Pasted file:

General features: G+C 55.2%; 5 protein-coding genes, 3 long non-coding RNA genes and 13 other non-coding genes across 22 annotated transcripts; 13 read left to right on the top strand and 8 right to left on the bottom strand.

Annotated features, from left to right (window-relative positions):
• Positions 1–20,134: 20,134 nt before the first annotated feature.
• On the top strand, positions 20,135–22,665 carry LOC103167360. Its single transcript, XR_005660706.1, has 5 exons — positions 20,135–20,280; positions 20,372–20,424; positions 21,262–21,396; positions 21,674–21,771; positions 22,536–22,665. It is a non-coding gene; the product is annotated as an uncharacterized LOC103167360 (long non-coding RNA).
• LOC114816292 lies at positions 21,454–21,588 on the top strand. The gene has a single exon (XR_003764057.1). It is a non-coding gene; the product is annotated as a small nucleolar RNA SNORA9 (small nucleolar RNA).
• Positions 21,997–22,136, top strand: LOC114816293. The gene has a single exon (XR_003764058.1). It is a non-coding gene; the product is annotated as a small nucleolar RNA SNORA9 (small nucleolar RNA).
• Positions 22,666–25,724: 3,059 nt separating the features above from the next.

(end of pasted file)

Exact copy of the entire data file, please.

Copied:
General features: G+C 55.2%; 5 protein-coding genes, 3 long non-coding RNA genes and 13 other non-coding genes across 22 annotated transcripts; 13 read left to right on the top strand and 8 right to left on the bottom strand.

Annotated features, from left to right (window-relative positions):
• Positions 1–20,134: 20,134 nt before the first annotated feature.
• On the top strand, positions 20,135–22,665 carry LOC103167360. Its single transcript, XR_005660706.1, has 5 exons — positions 20,135–20,280; positions 20,372–20,424; positions 21,262–21,396; positions 21,674–21,771; positions 22,536–22,665. It is a non-coding gene; the product is annotated as an uncharacterized LOC103167360 (long non-coding RNA).
• LOC114816292 lies at positions 21,454–21,588 on the top strand. The gene has a single exon (XR_003764057.1). It is a non-coding gene; the product is annotated as a small nucleolar RNA SNORA9 (small nucleolar RNA).
• Positions 21,997–22,136, top strand: LOC114816293. The gene has a single exon (XR_003764058.1). It is a non-coding gene; the product is annotated as a small nucleolar RNA SNORA9 (small nucleolar RNA).
• Positions 22,666–25,724: 3,059 nt separating the features above from the next.